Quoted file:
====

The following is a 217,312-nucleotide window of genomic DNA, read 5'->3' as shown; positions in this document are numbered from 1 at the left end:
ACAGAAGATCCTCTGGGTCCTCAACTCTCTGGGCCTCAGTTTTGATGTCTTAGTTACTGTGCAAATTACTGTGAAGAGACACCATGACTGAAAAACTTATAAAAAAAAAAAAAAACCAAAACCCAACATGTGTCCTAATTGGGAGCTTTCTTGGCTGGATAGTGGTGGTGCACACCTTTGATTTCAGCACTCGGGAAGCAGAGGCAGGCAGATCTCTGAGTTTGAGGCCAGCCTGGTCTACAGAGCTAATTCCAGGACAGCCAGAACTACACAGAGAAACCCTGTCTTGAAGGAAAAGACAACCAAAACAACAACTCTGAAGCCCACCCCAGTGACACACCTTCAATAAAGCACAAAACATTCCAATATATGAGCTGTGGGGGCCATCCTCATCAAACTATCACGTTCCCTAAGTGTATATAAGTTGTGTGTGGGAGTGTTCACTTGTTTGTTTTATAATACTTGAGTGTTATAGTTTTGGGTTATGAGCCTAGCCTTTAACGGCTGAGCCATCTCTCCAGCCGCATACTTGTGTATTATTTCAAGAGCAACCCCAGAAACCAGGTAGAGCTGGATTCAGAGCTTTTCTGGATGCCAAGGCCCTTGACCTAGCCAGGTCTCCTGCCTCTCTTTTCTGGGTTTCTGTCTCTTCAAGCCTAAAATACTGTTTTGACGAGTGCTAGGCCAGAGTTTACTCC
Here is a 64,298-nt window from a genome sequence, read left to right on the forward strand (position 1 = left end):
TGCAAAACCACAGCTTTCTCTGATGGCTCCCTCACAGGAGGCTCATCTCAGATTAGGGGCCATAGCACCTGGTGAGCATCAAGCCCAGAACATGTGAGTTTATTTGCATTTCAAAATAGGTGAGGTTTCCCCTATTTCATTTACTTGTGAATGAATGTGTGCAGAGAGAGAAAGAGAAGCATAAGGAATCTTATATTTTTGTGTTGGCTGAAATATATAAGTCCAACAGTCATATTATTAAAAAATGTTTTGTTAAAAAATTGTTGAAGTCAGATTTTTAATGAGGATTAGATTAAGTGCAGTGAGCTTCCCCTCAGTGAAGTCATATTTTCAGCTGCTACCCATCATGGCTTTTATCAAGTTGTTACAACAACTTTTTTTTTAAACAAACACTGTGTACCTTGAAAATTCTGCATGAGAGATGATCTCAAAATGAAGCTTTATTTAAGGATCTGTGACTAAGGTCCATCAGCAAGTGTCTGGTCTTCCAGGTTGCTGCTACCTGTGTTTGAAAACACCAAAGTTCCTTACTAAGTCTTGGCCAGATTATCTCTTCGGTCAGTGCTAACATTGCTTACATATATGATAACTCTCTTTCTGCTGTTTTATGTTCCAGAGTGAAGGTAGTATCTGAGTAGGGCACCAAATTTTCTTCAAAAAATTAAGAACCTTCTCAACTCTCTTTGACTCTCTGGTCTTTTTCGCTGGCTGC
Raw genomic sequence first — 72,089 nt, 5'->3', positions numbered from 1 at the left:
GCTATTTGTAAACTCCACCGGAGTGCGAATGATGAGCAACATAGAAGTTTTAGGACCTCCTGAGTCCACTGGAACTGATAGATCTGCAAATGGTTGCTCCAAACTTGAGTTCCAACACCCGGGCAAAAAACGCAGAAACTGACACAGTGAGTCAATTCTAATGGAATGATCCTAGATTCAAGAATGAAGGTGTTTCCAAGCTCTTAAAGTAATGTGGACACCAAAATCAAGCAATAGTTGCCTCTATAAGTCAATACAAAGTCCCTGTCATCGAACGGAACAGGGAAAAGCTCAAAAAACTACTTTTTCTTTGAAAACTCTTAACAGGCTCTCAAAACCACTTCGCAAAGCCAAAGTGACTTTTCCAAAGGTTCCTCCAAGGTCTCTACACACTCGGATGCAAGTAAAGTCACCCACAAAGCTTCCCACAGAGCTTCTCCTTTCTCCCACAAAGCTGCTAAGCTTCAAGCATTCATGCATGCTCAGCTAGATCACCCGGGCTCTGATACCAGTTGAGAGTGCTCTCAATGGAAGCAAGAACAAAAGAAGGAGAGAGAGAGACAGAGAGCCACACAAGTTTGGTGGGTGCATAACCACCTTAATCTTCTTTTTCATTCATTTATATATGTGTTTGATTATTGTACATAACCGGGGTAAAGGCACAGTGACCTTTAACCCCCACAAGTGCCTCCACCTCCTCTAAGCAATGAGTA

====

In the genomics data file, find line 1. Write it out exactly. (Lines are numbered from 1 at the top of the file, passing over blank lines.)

The following is a 217,312-nucleotide window of genomic DNA, read 5'->3' as shown; positions in this document are numbered from 1 at the left end: